Gersson Rosas Believes in Ryan Saunders
Ryan Saunders was munching on a bag of potato chips Friday afternoon at the NBA’s pre-Draft combine in Chicago. Two seats to Saunders’ left sat Larry Bird and a few seats further down the way to his right sat Rick Carlisle, Frank Vogel, Tim Hardaway, David Griffin and Peja Stojakovic, along with hundreds of other NBA coaches and league executives.
Perhaps it is only natural that a narrative of nepotism would formulate when the son of one of the league’s most well-respected coaches is given a head coaching job at 32 years old. It isn’t uncommon in today’s corporate world for Succession to occur — advancing the careers of underqualified candidates that receive opportunities based on their last name.
But watching Saunders interact with legends like Bird and Carlisle and the rest of the NBA fraternity this past week was a good reminder that Saunders is not one of those nepotistic succession stories. To a fanbase that has been burned by “the country club” a few too many times, questioning Saunders’ credentials makes sense. But for the larger NBA community, Ryan Saunders not only fits in but is clearly well-respected.
Part of that community — and a highly-connected cog in it — is Saunders’ new boss, Gersson Rosas. By removing the interim tag from the job title and empowering Saunders to be the leader of the coaching staff going forward, Rosas has put his stamp of respect on Saunders. On Tuesday morning, just a few days after Saunders was munching chips in Chicago, Rosas publically affirmed that respect and swore to the gathered media that neither Glen Taylor, the Saunders name or any sort of pressure “clouded” his hiring decision.
“I can confidently say, 100 percent there was no clouding going on in terms of the decision,” Rosas said in what was probably his most serious tone of the morning. “It’s my job in my role to make hard decisions. And if Ryan wasn’t the best option for us, we would have the best candidate here. Fortunately, the process worked out and Ryan is here. But it was for the right reasons.”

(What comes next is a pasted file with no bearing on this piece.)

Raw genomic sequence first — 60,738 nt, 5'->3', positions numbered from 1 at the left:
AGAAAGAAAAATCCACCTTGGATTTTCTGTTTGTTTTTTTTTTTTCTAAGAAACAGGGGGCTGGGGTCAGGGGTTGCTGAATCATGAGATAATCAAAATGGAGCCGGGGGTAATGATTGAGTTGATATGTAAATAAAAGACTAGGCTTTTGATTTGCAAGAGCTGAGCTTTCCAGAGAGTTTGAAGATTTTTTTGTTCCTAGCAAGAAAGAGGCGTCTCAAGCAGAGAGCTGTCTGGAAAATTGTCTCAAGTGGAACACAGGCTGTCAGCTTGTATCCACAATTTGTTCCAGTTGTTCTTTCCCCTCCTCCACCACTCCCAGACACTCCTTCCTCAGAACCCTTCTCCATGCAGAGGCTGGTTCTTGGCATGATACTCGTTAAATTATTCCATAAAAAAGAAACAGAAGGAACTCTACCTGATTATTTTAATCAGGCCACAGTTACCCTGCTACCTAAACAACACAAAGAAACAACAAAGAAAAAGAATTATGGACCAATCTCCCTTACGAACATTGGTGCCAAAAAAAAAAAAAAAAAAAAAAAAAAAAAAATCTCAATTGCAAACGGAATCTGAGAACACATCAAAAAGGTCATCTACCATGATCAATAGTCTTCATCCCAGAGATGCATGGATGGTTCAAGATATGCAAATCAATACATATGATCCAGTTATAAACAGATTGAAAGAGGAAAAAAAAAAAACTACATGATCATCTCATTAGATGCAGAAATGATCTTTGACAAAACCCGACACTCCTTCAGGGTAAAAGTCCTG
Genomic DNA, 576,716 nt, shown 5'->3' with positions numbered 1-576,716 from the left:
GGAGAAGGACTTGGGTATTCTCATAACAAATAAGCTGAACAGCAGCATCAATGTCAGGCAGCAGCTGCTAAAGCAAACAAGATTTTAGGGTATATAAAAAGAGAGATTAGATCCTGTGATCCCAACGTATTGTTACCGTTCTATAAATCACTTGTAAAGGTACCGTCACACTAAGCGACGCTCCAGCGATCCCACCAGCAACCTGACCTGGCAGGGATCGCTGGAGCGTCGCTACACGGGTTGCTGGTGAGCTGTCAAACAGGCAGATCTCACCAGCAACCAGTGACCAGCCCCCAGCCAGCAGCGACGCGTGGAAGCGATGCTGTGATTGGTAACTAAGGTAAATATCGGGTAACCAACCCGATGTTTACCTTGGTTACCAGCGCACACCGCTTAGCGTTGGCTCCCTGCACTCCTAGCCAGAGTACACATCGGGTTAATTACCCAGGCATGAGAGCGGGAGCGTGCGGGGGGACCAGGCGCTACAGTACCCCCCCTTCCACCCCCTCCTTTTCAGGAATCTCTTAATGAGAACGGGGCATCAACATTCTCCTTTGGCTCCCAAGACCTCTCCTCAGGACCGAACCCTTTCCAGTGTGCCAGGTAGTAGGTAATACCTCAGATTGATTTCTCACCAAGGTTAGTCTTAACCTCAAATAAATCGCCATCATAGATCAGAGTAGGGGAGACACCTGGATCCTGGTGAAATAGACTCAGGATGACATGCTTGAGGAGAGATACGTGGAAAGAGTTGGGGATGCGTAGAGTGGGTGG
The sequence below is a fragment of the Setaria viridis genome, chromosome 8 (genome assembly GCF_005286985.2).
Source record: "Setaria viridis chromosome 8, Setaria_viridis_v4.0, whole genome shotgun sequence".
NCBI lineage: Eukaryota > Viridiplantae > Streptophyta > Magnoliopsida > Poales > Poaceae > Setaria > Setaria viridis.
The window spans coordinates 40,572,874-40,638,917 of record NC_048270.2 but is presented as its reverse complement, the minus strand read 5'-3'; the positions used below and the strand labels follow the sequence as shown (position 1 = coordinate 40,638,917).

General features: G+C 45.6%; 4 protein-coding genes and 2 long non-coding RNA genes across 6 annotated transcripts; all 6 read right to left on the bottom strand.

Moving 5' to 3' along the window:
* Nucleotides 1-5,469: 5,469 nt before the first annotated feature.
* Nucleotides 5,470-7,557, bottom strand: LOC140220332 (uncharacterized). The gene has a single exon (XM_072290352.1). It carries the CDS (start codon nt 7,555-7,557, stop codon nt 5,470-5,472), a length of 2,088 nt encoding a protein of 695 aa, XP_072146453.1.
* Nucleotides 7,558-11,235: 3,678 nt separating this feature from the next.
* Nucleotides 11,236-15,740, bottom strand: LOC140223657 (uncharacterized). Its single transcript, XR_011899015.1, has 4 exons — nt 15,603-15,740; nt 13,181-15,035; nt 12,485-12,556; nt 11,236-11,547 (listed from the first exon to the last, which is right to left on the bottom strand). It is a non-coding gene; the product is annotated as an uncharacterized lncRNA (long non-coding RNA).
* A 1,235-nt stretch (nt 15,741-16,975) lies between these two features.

It’s impossible to know exactly what Rosas feels about Saunders as a head coach. Does he see Saunders as definitively one of the 30 best basketball coaches in the world? Or does he believe the continuity element and intangible factors on Saunders’ résumé make up for the gap between 30 and wherever he actually falls? No one knows.
What can be gleaned from Rosas’ decision to hire Saunders — and his comments Tuesday morning — is that he feels the question marks that surrounded Saunders’ performance last year are either excusable, correctable or both.
“To be fair, (with) no training camp, no practice days in the middle of the season, it was not a fair evaluation,” said Rosas of the data points compiled last season. “What I had to do was not only talk to Ryan, but talk to the staff, talk to the players, and really understand what that process was like in the building, outside of the building and how he was able to handle those responsibilities.”
Had Saunders ripped the Wolves out of the rubble of the Tom Thibodeau and Jimmy Butler dysfunction that left the team at 19-21 when Thibodeau was dismissed, it would have been very difficult for Rosas to craft an argument for moving on to another coach other than I want to hire my own guy. The Wolves, of course, did not make the playoffs, only winning 17 of the 42 games Saunders coached. So, the next step of the assessment for Rosas — as it pertains to on-the-floor impact — came from asking why did Saunders only win 17 games?
Answering that question is about understanding what Saunders was trying to do and what elements of the plan didn’t come to fruition. During the season, Saunders laid out a plan about being prepared to play faster offensively, shoot more 3s and to improve the team’s ability to defend modern offenses. On Tuesday, he acknowledged that did not fully happen: “Our numbers were not exactly where we wanted them to be in terms of pace and outside of the 3-point line.”